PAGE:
Abstract

The advantages of a grating interferometer for the generation of large diffraction gratings are demonstrated. In a one- and a two-stage process, high-quality gratings of 120 and 200 mm, respectively, were made with optics no larger than 50 mm together with an argon-ion laser with no line narrowing or beam stabilization and a rotating diffuser for improved beam uniformity.

© 2001 Optical Society of America

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References

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  1. R. R. Hershey, E. N. Leith, “Grating interferometers for producing large holographic gratings,” Appl. Opt. 29, 937–943 (1990).
    [CrossRef] [PubMed]
  2. “Gratings for ultrabright lasers,” European Commission for Training and Mobility of Researchers, Access to Large-Scale Facilities Programme (Research Technology and Development Project) contract ERBFMGECT 980096 (1998–2000).

1990 (1)

Appl. Opt. (1)

Other (1)

“Gratings for ultrabright lasers,” European Commission for Training and Mobility of Researchers, Access to Large-Scale Facilities Programme (Research Technology and Development Project) contract ERBFMGECT 980096 (1998–2000).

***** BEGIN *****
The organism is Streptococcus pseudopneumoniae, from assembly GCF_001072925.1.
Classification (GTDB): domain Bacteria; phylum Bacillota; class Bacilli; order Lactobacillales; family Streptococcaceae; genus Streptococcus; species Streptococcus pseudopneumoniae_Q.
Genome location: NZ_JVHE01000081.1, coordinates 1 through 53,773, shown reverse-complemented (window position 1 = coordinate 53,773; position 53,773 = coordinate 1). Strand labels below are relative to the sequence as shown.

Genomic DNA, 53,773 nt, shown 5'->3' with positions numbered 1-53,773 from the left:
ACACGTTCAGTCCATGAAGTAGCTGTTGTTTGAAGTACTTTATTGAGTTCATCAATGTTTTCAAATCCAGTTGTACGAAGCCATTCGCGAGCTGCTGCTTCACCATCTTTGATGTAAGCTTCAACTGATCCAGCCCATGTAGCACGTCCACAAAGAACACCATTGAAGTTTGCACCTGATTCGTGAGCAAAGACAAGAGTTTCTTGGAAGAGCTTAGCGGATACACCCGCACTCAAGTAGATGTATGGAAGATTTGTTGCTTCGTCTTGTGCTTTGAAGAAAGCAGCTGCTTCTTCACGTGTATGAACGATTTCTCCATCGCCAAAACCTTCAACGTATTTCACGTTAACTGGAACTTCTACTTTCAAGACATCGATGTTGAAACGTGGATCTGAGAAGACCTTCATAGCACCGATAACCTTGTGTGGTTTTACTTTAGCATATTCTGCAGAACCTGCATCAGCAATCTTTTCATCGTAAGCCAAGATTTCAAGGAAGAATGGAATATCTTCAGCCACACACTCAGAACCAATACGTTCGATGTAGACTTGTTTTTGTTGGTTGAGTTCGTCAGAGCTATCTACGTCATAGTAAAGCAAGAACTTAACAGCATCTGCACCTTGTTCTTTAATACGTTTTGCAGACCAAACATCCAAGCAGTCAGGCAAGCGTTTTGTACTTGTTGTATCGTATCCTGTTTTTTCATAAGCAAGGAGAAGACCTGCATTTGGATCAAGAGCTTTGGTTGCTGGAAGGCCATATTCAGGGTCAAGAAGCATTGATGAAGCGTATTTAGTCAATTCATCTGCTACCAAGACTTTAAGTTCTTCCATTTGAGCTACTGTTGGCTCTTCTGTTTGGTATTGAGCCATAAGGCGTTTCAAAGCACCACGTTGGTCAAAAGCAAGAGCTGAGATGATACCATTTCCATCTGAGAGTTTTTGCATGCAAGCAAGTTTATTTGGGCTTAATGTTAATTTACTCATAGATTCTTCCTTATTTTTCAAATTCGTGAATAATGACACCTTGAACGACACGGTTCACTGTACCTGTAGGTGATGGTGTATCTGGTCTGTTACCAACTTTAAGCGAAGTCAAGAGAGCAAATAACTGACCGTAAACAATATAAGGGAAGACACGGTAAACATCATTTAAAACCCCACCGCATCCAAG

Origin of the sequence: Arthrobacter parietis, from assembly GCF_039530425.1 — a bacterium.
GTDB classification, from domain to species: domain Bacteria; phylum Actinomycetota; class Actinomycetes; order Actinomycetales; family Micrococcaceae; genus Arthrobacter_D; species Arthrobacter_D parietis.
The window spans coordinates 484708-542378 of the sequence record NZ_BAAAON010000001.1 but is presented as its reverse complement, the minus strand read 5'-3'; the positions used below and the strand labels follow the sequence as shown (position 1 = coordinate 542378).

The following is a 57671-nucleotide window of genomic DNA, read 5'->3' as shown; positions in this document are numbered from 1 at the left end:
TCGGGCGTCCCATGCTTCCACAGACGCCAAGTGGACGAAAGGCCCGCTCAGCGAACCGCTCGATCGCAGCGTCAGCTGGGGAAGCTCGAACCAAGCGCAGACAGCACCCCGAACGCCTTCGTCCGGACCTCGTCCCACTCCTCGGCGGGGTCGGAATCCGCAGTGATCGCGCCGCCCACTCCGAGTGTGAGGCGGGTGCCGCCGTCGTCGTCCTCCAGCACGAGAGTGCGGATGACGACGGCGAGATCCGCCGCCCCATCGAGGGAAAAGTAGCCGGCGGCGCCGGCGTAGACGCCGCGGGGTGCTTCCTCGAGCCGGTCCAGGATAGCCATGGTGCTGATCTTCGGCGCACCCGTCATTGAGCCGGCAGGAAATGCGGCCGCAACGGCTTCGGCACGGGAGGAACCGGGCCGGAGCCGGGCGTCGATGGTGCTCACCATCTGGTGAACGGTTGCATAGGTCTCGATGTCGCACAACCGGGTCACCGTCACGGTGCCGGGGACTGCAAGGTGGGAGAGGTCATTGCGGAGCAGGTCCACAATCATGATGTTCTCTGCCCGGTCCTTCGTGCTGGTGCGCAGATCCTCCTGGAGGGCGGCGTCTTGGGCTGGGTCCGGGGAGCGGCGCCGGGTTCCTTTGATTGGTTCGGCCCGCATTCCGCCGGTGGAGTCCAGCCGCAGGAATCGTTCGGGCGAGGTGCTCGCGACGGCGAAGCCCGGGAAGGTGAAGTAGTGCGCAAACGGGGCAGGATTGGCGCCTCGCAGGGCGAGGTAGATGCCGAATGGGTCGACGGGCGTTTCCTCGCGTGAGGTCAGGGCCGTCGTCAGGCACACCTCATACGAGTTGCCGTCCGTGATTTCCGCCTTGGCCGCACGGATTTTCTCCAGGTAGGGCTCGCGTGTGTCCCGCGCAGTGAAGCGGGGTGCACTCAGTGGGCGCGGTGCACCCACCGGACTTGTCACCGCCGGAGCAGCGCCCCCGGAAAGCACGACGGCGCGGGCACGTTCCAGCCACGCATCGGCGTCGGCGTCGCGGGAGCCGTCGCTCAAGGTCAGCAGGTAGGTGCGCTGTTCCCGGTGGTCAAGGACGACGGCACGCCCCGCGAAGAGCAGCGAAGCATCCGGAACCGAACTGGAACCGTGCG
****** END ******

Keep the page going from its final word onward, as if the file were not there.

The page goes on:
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Figures (5)

Fig. 1
Fig. 1

Typical arrangement for recording gratings.

Fig. 2
Fig. 2

Hershey and Leith grating interferometer.

Fig. 3
Fig. 3

Grating interferometer using reflection gratings.

Fig. 4
Fig. 4

Diffracted wave-front quality of the small commercial gratings used in the interferometer (top) and a large grating produced by the grating interferometer (bottom).

Fig. 5
Fig. 5

Diffracted wave-front quality of a second-generation 200-mm grating.

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